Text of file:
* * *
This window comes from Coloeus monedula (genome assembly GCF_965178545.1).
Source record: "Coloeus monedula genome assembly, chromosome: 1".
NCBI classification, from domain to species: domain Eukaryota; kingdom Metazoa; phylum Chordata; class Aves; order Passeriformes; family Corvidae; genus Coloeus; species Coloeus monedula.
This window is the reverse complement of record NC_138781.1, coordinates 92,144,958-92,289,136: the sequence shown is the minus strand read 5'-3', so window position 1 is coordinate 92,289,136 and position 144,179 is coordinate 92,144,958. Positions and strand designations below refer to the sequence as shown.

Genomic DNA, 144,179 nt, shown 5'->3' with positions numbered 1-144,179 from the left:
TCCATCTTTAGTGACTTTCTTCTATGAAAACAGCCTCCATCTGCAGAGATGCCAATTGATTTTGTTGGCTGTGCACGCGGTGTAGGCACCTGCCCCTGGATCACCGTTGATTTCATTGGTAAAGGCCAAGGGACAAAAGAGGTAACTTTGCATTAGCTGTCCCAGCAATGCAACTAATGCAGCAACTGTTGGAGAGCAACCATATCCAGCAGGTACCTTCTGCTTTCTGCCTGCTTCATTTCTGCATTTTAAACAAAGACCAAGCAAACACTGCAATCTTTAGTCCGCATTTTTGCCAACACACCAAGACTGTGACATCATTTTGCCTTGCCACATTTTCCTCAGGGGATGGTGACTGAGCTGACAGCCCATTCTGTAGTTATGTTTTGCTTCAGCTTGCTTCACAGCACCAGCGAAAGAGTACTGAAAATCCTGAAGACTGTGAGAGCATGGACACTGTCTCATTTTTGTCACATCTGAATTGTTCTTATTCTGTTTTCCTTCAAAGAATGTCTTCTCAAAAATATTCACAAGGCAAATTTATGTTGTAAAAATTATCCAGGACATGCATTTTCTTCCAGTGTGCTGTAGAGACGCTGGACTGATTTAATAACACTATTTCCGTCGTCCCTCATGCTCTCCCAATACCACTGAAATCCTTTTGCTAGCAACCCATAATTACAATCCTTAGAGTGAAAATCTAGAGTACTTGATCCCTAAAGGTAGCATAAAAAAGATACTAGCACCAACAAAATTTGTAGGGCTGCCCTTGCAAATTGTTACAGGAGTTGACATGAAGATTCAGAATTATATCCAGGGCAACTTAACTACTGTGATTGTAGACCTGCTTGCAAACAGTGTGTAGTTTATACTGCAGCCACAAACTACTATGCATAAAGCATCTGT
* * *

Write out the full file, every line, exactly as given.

This window comes from Coloeus monedula (genome assembly GCF_965178545.1).
Source record: "Coloeus monedula genome assembly, chromosome: 1".
NCBI classification, from domain to species: domain Eukaryota; kingdom Metazoa; phylum Chordata; class Aves; order Passeriformes; family Corvidae; genus Coloeus; species Coloeus monedula.
This window is the reverse complement of record NC_138781.1, coordinates 92,144,958-92,289,136: the sequence shown is the minus strand read 5'-3', so window position 1 is coordinate 92,289,136 and position 144,179 is coordinate 92,144,958. Positions and strand designations below refer to the sequence as shown.

Genomic DNA, 144,179 nt, shown 5'->3' with positions numbered 1-144,179 from the left:
TCCATCTTTAGTGACTTTCTTCTATGAAAACAGCCTCCATCTGCAGAGATGCCAATTGATTTTGTTGGCTGTGCACGCGGTGTAGGCACCTGCCCCTGGATCACCGTTGATTTCATTGGTAAAGGCCAAGGGACAAAAGAGGTAACTTTGCATTAGCTGTCCCAGCAATGCAACTAATGCAGCAACTGTTGGAGAGCAACCATATCCAGCAGGTACCTTCTGCTTTCTGCCTGCTTCATTTCTGCATTTTAAACAAAGACCAAGCAAACACTGCAATCTTTAGTCCGCATTTTTGCCAACACACCAAGACTGTGACATCATTTTGCCTTGCCACATTTTCCTCAGGGGATGGTGACTGAGCTGACAGCCCATTCTGTAGTTATGTTTTGCTTCAGCTTGCTTCACAGCACCAGCGAAAGAGTACTGAAAATCCTGAAGACTGTGAGAGCATGGACACTGTCTCATTTTTGTCACATCTGAATTGTTCTTATTCTGTTTTCCTTCAAAGAATGTCTTCTCAAAAATATTCACAAGGCAAATTTATGTTGTAAAAATTATCCAGGACATGCATTTTCTTCCAGTGTGCTGTAGAGACGCTGGACTGATTTAATAACACTATTTCCGTCGTCCCTCATGCTCTCCCAATACCACTGAAATCCTTTTGCTAGCAACCCATAATTACAATCCTTAGAGTGAAAATCTAGAGTACTTGATCCCTAAAGGTAGCATAAAAAAGATACTAGCACCAACAAAATTTGTAGGGCTGCCCTTGCAAATTGTTACAGGAGTTGACATGAAGATTCAGAATTATATCCAGGGCAACTTAACTACTGTGATTGTAGACCTGCTTGCAAACAGTGTGTAGTTTATACTGCAGCCACAAACTACTATGCATAAAGCATCTGT